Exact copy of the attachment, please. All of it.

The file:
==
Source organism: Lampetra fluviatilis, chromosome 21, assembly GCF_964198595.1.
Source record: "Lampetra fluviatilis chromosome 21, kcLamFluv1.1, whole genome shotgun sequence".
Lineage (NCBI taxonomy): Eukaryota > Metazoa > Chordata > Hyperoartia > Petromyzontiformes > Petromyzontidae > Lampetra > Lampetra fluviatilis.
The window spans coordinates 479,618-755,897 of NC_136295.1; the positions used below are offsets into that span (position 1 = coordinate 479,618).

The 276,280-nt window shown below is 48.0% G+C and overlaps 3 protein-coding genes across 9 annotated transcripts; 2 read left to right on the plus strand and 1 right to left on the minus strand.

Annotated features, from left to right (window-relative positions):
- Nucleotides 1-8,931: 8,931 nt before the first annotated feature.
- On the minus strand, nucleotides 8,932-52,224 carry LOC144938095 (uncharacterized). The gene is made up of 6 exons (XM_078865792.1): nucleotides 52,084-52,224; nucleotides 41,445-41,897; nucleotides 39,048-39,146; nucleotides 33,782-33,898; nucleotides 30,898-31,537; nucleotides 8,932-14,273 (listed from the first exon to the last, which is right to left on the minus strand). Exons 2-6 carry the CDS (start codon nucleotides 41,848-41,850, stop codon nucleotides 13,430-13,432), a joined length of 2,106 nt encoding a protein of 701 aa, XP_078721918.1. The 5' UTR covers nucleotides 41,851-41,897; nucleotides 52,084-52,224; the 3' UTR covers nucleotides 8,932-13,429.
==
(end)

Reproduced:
Source organism: Lampetra fluviatilis, chromosome 21, assembly GCF_964198595.1.
Source record: "Lampetra fluviatilis chromosome 21, kcLamFluv1.1, whole genome shotgun sequence".
Lineage (NCBI taxonomy): Eukaryota > Metazoa > Chordata > Hyperoartia > Petromyzontiformes > Petromyzontidae > Lampetra > Lampetra fluviatilis.
The window spans coordinates 479,618-755,897 of NC_136295.1; the positions used below are offsets into that span (position 1 = coordinate 479,618).

The 276,280-nt window shown below is 48.0% G+C and overlaps 3 protein-coding genes across 9 annotated transcripts; 2 read left to right on the plus strand and 1 right to left on the minus strand.

Annotated features, from left to right (window-relative positions):
- Nucleotides 1-8,931: 8,931 nt before the first annotated feature.
- On the minus strand, nucleotides 8,932-52,224 carry LOC144938095 (uncharacterized). The gene is made up of 6 exons (XM_078865792.1): nucleotides 52,084-52,224; nucleotides 41,445-41,897; nucleotides 39,048-39,146; nucleotides 33,782-33,898; nucleotides 30,898-31,537; nucleotides 8,932-14,273 (listed from the first exon to the last, which is right to left on the minus strand). Exons 2-6 carry the CDS (start codon nucleotides 41,848-41,850, stop codon nucleotides 13,430-13,432), a joined length of 2,106 nt encoding a protein of 701 aa, XP_078721918.1. The 5' UTR covers nucleotides 41,851-41,897; nucleotides 52,084-52,224; the 3' UTR covers nucleotides 8,932-13,429.